- Spell duels. Always wanted to see a good implementation of such things, and this is likable. The momentum tracking and phlogiston disturbance table is a bit too fiddly for me (ironic since I still spend so much time proselytizing the theory in pamplets and lectures at society meetings), but wizard players like fiddly things, don't they?
MAGIC - This looks like a fun game to play a wizard in. The uncertainty of successful casting might be mitigated by wizard's increased selection of weapons.
- I disagree with the 'reversed spell is a separate spell' thing, always have. Personal preference. But particularly given the uncertainty of casting built into the system I would be even more inclined to allow a caster to throw a reversed form of a known spell.
- Perhaps it is hypocritical to dislike luck-burn and like spell-burn. Call me a hypocrite.(once per comment though, please.)
- Mercurial magic & corruption: like them both, but corruption coupled with spell-failure effects might be too much. This is the kind of thing I'd have to see in play to decide on I think.
----------- Overall, it looks great. I love the art (personally I don' think there's too much of it) and there's a lot of neat ideas here. Having played a lot of Rolemaster, tables and charts for specific details do not phase me too much, and as you play a game with a lot of such things, you get used to it, or adapt (i.e. use a copy machine). The spell tables are the kind of thing that would be good as reference pages, cards, etc.
Looks like it would be a fun game to play and not difficult to run.
May was not a bad month for personal reading. I needed it as I am drowning in medical coding technical manuals and anatomy and such.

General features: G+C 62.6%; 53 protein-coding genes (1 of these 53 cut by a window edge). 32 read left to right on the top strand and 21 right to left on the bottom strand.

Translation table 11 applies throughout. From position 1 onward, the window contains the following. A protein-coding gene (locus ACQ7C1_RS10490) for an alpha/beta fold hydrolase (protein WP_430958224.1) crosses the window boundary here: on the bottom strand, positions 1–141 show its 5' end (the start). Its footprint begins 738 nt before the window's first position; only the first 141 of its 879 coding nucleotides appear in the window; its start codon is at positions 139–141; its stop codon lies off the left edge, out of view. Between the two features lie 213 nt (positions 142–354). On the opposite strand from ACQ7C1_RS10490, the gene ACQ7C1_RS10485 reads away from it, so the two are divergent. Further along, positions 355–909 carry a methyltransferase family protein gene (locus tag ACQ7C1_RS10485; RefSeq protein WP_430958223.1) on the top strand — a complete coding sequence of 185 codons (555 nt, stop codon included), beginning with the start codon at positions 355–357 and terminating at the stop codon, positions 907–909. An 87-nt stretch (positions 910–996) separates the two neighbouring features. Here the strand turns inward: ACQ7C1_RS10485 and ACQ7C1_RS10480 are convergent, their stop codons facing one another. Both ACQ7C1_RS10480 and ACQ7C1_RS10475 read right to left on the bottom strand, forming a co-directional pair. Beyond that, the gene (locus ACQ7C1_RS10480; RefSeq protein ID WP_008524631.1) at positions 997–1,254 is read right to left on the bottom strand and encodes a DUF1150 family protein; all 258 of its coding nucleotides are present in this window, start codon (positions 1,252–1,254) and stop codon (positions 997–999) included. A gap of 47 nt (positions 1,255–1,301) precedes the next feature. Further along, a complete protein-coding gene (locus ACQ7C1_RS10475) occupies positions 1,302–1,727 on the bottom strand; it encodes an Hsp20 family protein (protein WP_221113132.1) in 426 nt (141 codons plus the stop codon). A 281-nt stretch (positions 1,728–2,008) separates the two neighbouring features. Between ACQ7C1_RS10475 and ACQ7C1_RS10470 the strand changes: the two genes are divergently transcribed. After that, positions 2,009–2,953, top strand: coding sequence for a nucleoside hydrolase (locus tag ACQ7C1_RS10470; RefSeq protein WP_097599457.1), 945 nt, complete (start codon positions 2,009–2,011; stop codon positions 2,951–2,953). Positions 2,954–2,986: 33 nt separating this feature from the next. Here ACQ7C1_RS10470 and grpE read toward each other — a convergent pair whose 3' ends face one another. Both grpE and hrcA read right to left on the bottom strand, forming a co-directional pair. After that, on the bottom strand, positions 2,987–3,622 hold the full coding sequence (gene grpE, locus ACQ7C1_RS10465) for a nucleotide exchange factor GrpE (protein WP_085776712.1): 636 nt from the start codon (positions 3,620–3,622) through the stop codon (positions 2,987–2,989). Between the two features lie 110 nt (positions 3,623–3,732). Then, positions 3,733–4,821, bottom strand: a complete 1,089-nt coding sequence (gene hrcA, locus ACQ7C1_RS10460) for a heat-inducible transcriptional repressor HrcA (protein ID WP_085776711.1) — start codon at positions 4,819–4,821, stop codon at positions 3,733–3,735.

I re-read Fred Saberhagen's Broken Lands trilogy. This is a series that I never really hear anyone talk about, even though it's got "Appendix N" cred. I first read these books (in the omnibus Empire of the East form) when I was... 13? 14? Somewhere right around there. Anyway, it was my first rewarding departure from Tolkien - in fact I think I bought the book because it had a blurb about being better than LotR (a tall claim, sure, and pretty much apples & oranges too - very different writers). I read and re-read LotR as a kid more times than I want to admit, so apparently I was ready for something "better".
I'm not going to say that what I got was better than LotR, but it was different, and it was good. It's science-fantasy, weighed a little heavier on the fantasy side, Saberhagen's style far less lyrical. The story had a good impact on me at the time, and helped me to get some perspective, that there was more to the world that Tolkien.The re-read was good - the books stand up in my opinion.
So in addition to The Broken Lands, The Black Mountains, and Changeling Earth, I managed to sneak in 2 more Vance books.
1. Many Worlds of Magnus Ridolph - Jack Vance. This is SO Jack Vance, Ridolph might be the archetypical Vance 'hero', a smug detective for hire, all brain, no brawn. Kinda a cosmopolitan Matlock or something...
2. Blue Planet - Jack Vance. Liked it. The culture of the planet seems to have been started by prisoners (from the Gaian Reach I assume), the current castes and professions all derive their names from the titles of criminals and crimes of the far past (they do not seem to be aware of this fact). For example, the Hoodwinkers. Hoodwinke are in charge of communications between settlements - this accomplished by blinking light semaphore at the top of towers.
The thing I am finding in trying to write about Vance is that I have a hard time pinning down the what's & why's - I am content with appreciation.
Light month on pleasure reading. Getting my ass kicked with class work & real-life in general.
1. Game of Thrones. I read this book back in 2004 or 5, and I think it had a lot to do with reigniting my interest in D&D. So - since I cannot watch the series, I decided to go back and reread the books (also since the new book is due soon). Stands up pretty well so far. It reads like watching TV, and I mean that not in a derogatory sense.
2. Sepulchrave's Story Hour. This page has links to the story threads, and PDF versions of the stories without so much of the reader commentary. Sepulchrave's input over at K&K has always been interesting and stimulating, and while I've never been big on reading campaign journals & such, I was pretty amazed by this one. It is written very well.